Monday, 19 November 2012

A Time of Superstition


Months back, when I create a list of topics as background research for this campaign, I added Superstition. A player could always lay their misfortune as a result of a superstition overlooked, but other than black cats, witches and walking under ladders, my knowledge was very limited.

This past weekend I painted 16 Wolves from Coppelstone Castings and like most painting projects where my knowledge is limited, I screen the Internet for ideas. Along with the required details for wolf pelts, hunting patterns and the like, nuggets of useful information regarding superstitions and fables were uncovered.




Wolves (from Wikipedia)
"... in Roman mythology, the Capitoline Wolf nurses Romulus and Remus, the future founders of Rome. In the mythology of the Turks,  Mongols and Ainu, wolves were believed to be the ancestors of their people, while the Dena’ina believed wolves were once men, and viewed them as brothers."

"It appeared in the seventh century edition of the Physiologus, which infused pagan tales with the spirit of Christian moral and mystical teaching. The Physiologus portrays wolves as being able to strike men dumb on sight, and of having only one cervical vertebra. Dante included a she-wolf, representing greed and fraud, in the first canto of the Inferno."

The Malleus Maleficarum, first published in 1487, states that wolves are either agents of God sent to punish the wicked, or agents of Satan, sent with God's blessing to test the faith of believers.


Witches (from Wikipedia)
“Folk belief in reality of witchcraft had been denied by the church in earlier centuries; Charlemagne had specifically outlawed the old practice of witch burning "in the manner of the pagans" since witchcraft was originally viewed by many early medieval Christians as a pagan superstition.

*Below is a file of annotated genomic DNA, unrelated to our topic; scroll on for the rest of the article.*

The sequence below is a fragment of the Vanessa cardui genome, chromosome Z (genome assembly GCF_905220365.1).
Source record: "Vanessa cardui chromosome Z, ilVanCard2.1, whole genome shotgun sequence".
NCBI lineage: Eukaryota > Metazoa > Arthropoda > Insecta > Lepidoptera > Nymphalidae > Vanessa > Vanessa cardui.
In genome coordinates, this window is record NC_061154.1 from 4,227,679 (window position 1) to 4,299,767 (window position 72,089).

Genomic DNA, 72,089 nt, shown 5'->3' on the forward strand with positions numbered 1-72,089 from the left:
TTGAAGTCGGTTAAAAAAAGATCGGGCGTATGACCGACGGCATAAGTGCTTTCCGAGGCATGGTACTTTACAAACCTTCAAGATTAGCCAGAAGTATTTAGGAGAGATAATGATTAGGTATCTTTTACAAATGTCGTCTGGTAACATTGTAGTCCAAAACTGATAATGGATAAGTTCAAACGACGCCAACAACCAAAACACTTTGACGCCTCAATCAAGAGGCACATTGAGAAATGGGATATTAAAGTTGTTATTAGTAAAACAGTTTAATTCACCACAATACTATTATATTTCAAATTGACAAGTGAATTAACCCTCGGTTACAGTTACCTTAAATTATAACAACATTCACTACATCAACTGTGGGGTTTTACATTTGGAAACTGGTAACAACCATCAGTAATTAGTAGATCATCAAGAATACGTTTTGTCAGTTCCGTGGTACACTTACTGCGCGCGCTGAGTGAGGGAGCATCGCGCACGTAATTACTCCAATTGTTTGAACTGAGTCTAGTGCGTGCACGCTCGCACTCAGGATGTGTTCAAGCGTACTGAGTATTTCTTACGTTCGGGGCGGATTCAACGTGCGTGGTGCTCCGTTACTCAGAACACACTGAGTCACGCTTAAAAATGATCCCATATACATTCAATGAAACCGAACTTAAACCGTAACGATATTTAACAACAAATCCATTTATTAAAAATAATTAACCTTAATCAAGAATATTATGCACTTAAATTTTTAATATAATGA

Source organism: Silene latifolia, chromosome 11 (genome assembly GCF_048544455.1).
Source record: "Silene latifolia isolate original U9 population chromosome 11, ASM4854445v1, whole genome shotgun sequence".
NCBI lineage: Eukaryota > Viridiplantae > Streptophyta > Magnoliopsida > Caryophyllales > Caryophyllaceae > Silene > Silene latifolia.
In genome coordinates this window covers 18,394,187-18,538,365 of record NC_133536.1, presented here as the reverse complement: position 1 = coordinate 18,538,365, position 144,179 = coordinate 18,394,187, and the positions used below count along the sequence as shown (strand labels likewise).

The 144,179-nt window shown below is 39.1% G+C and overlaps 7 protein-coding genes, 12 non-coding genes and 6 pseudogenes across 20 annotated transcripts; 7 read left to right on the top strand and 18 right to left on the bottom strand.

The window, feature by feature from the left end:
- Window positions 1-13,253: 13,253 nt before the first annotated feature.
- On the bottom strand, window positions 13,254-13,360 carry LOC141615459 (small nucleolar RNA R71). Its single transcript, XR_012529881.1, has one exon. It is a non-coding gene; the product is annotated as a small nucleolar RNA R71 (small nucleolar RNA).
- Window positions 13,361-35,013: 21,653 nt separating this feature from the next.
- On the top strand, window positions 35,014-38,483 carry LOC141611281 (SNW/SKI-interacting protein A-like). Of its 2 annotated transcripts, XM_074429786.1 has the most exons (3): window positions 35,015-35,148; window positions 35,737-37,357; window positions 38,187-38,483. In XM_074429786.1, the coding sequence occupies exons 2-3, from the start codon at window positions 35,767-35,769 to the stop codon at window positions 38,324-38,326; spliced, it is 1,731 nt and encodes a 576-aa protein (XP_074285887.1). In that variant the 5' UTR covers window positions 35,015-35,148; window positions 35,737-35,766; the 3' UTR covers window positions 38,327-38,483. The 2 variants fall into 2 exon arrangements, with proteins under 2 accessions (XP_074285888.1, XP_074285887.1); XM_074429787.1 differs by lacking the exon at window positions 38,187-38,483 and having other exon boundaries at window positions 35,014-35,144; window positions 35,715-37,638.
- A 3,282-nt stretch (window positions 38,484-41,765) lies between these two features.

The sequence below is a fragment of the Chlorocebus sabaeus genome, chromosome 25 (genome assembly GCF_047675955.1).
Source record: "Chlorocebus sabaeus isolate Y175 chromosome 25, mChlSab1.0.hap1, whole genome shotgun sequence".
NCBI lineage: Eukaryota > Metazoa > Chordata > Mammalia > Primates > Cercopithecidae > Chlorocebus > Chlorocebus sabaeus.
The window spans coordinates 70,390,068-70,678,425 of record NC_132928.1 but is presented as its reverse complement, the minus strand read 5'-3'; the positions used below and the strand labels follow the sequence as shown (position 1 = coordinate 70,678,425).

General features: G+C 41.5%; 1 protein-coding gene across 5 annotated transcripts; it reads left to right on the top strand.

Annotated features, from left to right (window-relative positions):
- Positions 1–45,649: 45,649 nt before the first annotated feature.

By the 15th century, belief in witches was once again openly accepted in European society, but they typically suffered penalties no more harsh than public penances such as a day in the stocks. Persecution of witches became more brutal following the publication of the Malleus, with witchcraft being accepted as a real and dangerous phenomenon."

"In 1484 Kramer made one of the first attempts at a systematic persecution of witches in the region of Tyrol. It was not a success: Kramer was thrown out of the territory, and dismissed by the local bishop as a "senile old man". According to Diarmaid MacCulloch, writing the book was Kramer's act of self-justification and revenge. Some scholars have suggested that following the failed efforts in Tyrol, Kramer and Sprenger requested and received a papal bull Summis desiderantes affectibus in 1484. It allegedly gave full papal approval for the Inquisition to prosecute witchcraft in general and for Kramer and Sprenger specifically. Malleus Maleficarum was written in 1486 and the papal bull was included as part of the preface. “




Further Reading:
  





Application within the campaign
This is a tricky topic to bring to the game table without a medieval DBA game becoming a fantasy HOTT battle. The early WRG Ancient rule sets allowed for sacred items to lift a flagging morale; the Ark of the Covenant, the Raven banner, and the Oriflamme, to name a few.  In one manner, the hesitancy, uncertainty or fear could result in a reduction of movement, such as would be brought on with a thick mist or no movement due to an eclipse of the sun as examples. 

After some thought, this item would have a better place at the strategic level. If an area were known to be inhabited by wolves, witches or other demons one would normally give the area a pass. 

Questionable areas can be marked on a map, that any player wishing to pass through would require an extra incentive (extra pip) to do so. 

You could view the + 1 requirement to cover the time necessary to find the local “priest/wizard or astrologer” who could bless, conjure or divine the propitious moment to move.  

Cheers, 

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